Joe Mixon apology

University of Oklahoma running back Joe Mixon has issued an apology for the 2014 altercation that sent a fellow OU student to the hospital with broken bones in her face.

Mixon emailed a 443-word statement Tuesday concerning the highly publicized interaction with Amelia Molitor that resulted in his one-year suspension from football and her lawsuit against him. About 24 hours earlier, a U.S. district court judge dismissed two-thirds of the suit. A final third of the suit, claiming intentional infliction of emotional distress, remains pending.

Mixon’s statement came in PDF form from a personal email address.

“For the last two years, my lawyers have advised me against speaking publicly about an incident that occurred very shortly after I arrived in Norman, Oklahoma,” he wrote. “Today, I want to say what everyone deserves to hear from me about this matter: I am sorry.”

The Mixon apology marks his first public comment on his altercation from two summers ago. Sports commentators, such as the Tulsa World’s John Hoover, have previously criticized the running back for not saying “I’m sorry.”

Each of the statement’s first three paragraphs ended with those words. The remainder of the statement appears here:

On the night of July 24, 2014, I had just turned 18 years old. I was away from home for the first time and far from comfortable in my new surroundings, which were different from my hometown. That night, I was out with members of the football team, trying to get to know my new teammates and friends. I was not drinking; I have never had a drink in my life. At the end of the night, a group of apparently drunk people started harassing us. Some of my teammates were wise enough to leave. I did not, and I am sorry.

The situation got tense. Racial slurs were hurled at me. I should have left, but I did not. A woman shoved me. I was upset and I should have left, but I did not. Then, she slapped me, and I reacted poorly—I struck her. It was a bad reaction, one that does not reflect my character or my values. I am sorry.

I apologize to Amelia Molitor and the friends who were with her that night. I apologize to my teammates, coaches, the University of Oklahoma, and its fans. I apologize to my family and friends. I realize I let a lot of people down. I apologize to all those I disappointed or hurt.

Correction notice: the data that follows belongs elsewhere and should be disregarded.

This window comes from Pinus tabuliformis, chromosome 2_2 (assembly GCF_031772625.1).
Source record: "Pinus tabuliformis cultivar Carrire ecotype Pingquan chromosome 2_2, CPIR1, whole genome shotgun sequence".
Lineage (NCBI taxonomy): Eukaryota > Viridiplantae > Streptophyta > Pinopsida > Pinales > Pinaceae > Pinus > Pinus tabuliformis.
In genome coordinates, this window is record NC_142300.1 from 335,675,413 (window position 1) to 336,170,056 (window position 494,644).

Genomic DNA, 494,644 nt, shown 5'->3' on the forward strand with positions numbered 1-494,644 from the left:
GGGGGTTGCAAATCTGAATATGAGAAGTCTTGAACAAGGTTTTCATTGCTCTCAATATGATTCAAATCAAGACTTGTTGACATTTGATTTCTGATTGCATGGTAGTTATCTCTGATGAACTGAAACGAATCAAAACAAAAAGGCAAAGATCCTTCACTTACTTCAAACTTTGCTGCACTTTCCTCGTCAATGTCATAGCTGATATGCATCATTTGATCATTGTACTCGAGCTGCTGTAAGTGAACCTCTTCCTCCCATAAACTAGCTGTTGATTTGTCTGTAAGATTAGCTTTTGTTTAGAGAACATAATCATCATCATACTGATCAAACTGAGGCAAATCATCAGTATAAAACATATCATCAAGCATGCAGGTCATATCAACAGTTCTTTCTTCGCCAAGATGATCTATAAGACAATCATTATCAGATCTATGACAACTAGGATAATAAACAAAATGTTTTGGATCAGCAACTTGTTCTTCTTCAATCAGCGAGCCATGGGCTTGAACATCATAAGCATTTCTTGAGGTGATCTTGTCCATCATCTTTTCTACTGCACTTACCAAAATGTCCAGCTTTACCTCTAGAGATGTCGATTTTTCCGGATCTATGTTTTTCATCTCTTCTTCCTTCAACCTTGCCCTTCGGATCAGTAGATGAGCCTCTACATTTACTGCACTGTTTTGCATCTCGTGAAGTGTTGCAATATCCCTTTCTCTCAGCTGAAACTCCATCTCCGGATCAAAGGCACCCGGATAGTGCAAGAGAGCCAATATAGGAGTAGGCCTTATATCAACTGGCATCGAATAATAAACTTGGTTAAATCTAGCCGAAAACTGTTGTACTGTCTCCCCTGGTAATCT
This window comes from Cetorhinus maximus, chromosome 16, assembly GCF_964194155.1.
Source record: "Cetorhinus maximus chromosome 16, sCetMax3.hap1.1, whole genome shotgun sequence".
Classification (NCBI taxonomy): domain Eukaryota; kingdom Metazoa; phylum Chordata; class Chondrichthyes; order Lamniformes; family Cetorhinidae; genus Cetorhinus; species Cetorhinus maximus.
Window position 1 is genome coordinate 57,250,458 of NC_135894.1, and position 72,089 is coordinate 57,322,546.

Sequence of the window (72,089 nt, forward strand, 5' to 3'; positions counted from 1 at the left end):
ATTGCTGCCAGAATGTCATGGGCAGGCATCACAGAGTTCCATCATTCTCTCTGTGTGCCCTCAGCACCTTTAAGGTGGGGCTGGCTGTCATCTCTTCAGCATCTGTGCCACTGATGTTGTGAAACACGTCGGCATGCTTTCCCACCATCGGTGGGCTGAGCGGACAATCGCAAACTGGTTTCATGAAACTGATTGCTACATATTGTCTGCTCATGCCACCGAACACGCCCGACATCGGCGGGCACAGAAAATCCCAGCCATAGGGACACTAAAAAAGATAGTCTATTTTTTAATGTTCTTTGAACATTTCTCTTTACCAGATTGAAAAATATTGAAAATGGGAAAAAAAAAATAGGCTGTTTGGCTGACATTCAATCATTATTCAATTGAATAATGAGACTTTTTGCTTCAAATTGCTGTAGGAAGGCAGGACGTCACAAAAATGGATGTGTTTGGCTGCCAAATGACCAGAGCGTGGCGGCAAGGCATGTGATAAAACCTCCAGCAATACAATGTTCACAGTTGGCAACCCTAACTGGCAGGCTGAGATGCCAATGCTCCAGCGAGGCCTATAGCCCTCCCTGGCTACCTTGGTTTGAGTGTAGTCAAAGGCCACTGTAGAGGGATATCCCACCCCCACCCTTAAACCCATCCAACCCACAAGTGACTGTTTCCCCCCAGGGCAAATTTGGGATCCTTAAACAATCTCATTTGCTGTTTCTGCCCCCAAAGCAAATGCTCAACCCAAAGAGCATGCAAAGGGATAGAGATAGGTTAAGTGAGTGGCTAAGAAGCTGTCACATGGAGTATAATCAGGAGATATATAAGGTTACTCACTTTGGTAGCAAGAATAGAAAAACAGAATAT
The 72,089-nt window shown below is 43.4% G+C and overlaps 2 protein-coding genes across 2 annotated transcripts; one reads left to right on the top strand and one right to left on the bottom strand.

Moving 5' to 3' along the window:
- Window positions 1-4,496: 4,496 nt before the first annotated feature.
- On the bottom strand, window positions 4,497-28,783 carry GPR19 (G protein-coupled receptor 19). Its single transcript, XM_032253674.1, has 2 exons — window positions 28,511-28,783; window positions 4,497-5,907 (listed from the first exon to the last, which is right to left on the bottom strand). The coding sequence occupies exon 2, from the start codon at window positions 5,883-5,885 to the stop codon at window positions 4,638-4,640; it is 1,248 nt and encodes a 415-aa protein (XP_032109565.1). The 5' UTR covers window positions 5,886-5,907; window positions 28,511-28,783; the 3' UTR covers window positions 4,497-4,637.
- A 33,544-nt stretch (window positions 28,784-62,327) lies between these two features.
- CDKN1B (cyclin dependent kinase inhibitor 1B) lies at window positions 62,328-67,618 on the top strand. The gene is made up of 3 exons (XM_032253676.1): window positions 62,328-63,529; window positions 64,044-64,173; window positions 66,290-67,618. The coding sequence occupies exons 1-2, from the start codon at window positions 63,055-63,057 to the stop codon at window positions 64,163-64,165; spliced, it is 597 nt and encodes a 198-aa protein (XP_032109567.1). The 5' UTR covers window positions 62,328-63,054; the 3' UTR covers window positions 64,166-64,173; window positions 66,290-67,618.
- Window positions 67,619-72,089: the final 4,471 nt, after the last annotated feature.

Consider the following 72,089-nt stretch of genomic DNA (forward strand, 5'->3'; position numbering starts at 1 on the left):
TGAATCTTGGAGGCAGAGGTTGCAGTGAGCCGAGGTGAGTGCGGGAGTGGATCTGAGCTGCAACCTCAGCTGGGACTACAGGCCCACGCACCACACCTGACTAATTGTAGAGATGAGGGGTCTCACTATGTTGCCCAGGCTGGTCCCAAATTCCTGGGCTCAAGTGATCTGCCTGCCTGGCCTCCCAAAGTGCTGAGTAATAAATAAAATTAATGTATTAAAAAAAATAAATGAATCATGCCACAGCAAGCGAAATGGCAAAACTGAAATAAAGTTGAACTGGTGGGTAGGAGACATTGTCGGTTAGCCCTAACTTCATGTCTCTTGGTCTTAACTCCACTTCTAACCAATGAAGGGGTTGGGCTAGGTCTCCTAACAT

I understand why my reaction that night, and in a more recent incident on campus, might give people the impression that I am an angry person. But I do not see myself that way, and I do not want others to. I believe that, over time, I can prove that my past mistakes do not represent who I really am. I promise everyone willing to give me the chance that I will work harder and continue to better myself as an individual and community member. I want to be a role model on and off the field.

I hope everyone understands I am a college student and a member of the Oklahoma Sooner football team. I do not want my school or my team to be further distracted. For that reason, I do not intend to comment anymore on this matter. I will not respond to media inquiries about anything other than Sooner football. I ask that all legal questions be directed to my lawyers. I want to focus on being my best as a teammate, student, and member of my community.

Mixon apology the latest in ongoing saga

In October 2014, Mixon entered an Alford plea for a misdemeanor charge stemming from the incident. He received a one-year deferred sentence and 100 hours of community service.

In July of this year, Molitor’s attorneys filed a lawsuit against Mixon for negligence and intentional infliction of emotional distress. The suit was filed in U.S. District Court of Northern California, which encompasses where Mixon grew up.

In October, a judge granted Mixon’s defense team’s request to change the lawsuit’s venue from California to Oklahoma.

Then, earlier this month, Mixon was suspended for OU’s game against Iowa State after an interaction with a university parking attendant. The parking attendant filed a report with campus police in which she claimed Mixon tore up the citation and threw it at her, the pieces of paper hitting her in the face. Her parking report said Mixon swore at her and attempted to intimidate her with his vehicle.

Mixon’s attorney, Blake Johnson with the OKC-based firm Crowe & Dunlevy, characterized the parking attendant’s account of the story as “wholly unsubstantiated and contradicted by eyewitness testimony.”

Mixon’s emailed statement references that incident as well.

Tuesday’s Joe Mixon apology comes more than a week before OU plays OSU for Bedlam and the Big 12 title.

(Editor’s Note: One of Joe Mixon’s co-counselors, Cullen Sweeney, authored a commentary for NonDoc in February regarding Oklahoma’s Judicial Nominating Commission.)

William W. Savage III (Tres) has served as the editor in chief of NonDoc since the publication launched in September 2015. He holds a journalism degree from the University of Oklahoma and covered two sessions of the Oklahoma Legislature for before working in health care for six years. He is a nationally certified Mental Health First Aid instructor.
Josh McBee served as NonDoc's managing editor from September 2015 through January 2019. He earned a bachelor's degree in English and a master's degree in journalism from the University of Oklahoma. He has reported and edited for newspapers and other media in Oklahoma, Colorado and California.